My point exactly, EPS needs to be covered with Fireproofing, watch this example. http://goo.gl/PcokYZ

  4. John Biasutti August 24, 2015 at 12:48 am #

    One of the problems with extra insulation in houses is that people neglect the importance of humidity control. It is vital that the humidity in the building be maintained below the dew point of the EXTERNAL air.

    Otherwise when small leaks occur there is condensation at the outside of the leak path, leading to corrosion, mold growth, smell and vermin infestation on the outside edge of the insulation.

    When one completely seals a building it is important to then have a heat exchanger and preferably a dehumidifier and maintain a minimum number of air changes. This will ensure that the building is aways drying out, rather than getting damp.

    • Floris August 24, 2015 at 10:28 am #

      Thank you for bringing up this concern.
      Interior humidity is indeed very important for healthy inhabitants. The reason we stress the importance of warm sided air-tightness when adding insulation to our structures has two important aspects.

      First of all, it keep more humidity on the interior of the building in winter, when it is dry outside. This means that, when combined with heat recovery ventilation – you get great indoor air quality and relative humidities (RH) that are between 35 and 45% even without a dehumidifier (you are constantly balancing the indoor RH, with dryer outside air) – these are very good for human health, avoid mold growth on the interior and issues with rodents. Normal/leaky houses in winter are very dry, can be below 20% which is uncomfortably dry and unhealthy.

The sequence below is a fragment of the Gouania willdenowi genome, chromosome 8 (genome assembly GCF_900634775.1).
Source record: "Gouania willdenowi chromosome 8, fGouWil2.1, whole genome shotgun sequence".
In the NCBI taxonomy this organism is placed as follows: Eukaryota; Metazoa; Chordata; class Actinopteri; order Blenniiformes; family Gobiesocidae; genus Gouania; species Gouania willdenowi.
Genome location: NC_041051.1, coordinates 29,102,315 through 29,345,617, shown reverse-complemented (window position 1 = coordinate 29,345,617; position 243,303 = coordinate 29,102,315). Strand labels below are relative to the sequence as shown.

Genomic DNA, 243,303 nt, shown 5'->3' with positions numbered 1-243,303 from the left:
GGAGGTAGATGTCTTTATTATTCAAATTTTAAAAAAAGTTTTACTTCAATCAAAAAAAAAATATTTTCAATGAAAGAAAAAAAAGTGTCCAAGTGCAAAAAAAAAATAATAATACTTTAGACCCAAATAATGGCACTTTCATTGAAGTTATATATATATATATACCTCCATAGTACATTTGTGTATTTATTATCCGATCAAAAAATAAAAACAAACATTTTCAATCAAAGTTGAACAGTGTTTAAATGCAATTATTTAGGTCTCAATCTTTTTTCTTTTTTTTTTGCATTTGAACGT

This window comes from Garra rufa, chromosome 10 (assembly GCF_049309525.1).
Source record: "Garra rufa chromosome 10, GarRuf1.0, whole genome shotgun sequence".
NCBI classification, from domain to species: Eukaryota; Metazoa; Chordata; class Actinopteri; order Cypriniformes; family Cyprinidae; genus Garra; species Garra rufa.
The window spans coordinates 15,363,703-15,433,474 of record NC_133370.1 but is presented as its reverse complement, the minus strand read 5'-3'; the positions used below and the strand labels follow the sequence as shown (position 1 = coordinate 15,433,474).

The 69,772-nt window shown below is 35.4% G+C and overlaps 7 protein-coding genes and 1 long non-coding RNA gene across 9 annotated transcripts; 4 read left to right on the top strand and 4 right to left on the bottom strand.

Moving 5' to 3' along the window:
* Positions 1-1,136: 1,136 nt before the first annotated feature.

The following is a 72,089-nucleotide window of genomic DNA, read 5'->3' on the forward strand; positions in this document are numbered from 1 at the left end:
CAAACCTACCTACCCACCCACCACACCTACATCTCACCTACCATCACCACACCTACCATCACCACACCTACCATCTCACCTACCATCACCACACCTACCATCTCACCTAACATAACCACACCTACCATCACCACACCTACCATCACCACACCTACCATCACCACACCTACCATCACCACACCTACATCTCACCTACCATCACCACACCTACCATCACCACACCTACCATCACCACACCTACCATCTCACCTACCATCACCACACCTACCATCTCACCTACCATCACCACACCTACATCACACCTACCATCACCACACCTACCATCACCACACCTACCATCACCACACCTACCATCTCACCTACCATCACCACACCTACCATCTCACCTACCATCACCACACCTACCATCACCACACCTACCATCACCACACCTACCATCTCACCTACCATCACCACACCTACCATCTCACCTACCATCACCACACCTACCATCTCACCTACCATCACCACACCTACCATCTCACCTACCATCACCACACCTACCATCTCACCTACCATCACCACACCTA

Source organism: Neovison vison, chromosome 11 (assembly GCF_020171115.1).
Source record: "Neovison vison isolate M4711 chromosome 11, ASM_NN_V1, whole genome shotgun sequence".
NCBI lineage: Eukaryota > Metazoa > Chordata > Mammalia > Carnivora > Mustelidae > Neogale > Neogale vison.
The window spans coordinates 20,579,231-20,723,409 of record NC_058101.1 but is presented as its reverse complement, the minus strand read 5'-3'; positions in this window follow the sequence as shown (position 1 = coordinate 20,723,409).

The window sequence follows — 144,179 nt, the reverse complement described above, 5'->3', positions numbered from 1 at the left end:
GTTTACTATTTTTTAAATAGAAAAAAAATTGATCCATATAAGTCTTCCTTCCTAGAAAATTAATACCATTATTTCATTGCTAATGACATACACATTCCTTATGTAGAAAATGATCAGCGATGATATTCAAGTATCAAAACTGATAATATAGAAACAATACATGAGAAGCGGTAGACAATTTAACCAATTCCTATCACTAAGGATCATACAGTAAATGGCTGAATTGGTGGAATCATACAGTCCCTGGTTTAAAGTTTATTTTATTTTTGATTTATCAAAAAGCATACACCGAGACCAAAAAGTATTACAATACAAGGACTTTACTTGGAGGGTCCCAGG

Secondly, as you point out – we do need to avoid issues with condensation in highly insulated walls, especially when the interiors are more humid in winter. Since the humidity will want to move outward, we do want to keep this humidity from entering the assemblies. We do this with interior air-tightness and vapor control (INTELLO), so we can have the healthy 35%-40% RH and the highly insulated assembly and not get damp walls that would lead to damages or mold.

      Even when there are small (air)leaks, that you point out might exist (or homeowners might add) – we do want these walls to be save. This can be done by having an exterior that is >5 times as vapor permeable than are interior retarder (see as wel the blogpost “Vented rainscreen>what a high performance building wants“) and having a smart vapor retarder (INTELLO) on the interior. This will allow any vapor that gets into the assembly to dry out fast to the exterior in winter – and to the interior in summer. Providing the walls and roof assemblies with a drying potential that is many times higher than the (un)anticipated moisture stress – allowing you to build highly insulated assemblies, that are safe, durable and healthy.